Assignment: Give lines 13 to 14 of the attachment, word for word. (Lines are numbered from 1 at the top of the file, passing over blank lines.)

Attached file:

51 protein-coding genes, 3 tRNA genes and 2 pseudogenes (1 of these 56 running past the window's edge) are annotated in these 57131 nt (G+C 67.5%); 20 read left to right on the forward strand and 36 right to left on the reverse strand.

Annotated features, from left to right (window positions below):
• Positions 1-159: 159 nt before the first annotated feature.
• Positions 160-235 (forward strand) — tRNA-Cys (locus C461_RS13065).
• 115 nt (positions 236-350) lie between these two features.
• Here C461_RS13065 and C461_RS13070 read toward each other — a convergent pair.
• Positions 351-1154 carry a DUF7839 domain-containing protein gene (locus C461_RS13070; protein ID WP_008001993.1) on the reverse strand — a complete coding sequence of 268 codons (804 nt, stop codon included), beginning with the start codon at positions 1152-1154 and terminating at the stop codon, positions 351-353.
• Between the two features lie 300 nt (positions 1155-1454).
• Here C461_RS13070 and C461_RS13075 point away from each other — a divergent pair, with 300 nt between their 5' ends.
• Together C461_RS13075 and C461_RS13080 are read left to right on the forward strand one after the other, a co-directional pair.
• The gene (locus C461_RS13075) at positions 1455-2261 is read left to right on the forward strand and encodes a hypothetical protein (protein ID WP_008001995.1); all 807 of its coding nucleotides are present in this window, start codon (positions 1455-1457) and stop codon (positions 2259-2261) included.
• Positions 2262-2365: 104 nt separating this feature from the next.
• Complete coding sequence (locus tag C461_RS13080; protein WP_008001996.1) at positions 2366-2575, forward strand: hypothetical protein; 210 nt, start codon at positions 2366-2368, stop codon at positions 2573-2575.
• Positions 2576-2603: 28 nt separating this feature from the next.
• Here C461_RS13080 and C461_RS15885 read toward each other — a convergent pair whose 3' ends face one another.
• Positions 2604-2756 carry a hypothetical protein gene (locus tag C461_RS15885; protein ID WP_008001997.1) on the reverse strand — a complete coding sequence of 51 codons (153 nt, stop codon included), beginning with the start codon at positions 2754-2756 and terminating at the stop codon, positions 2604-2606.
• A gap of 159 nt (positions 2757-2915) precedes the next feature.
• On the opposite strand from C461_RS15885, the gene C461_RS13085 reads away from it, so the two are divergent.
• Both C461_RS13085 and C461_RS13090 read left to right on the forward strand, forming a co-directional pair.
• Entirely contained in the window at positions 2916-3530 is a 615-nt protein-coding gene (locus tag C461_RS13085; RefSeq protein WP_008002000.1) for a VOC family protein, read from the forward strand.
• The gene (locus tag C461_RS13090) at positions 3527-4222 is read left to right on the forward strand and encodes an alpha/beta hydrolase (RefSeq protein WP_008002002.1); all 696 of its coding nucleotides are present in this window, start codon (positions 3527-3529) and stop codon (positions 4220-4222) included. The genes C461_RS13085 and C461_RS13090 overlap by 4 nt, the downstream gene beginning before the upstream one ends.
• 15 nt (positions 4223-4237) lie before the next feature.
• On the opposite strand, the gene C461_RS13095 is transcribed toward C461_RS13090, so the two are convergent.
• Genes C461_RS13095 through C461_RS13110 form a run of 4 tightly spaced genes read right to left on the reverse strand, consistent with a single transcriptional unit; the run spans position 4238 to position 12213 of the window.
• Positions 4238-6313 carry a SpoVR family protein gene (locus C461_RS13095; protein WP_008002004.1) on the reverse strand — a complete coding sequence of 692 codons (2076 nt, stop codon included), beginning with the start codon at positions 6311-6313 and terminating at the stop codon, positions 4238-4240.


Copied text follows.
• Complete coding sequence (locus tag C461_RS13080; protein WP_008001996.1) at positions 2366-2575, forward strand: hypothetical protein; 210 nt, start codon at positions 2366-2368, stop codon at positions 2573-2575.
• Positions 2576-2603: 28 nt separating this feature from the next.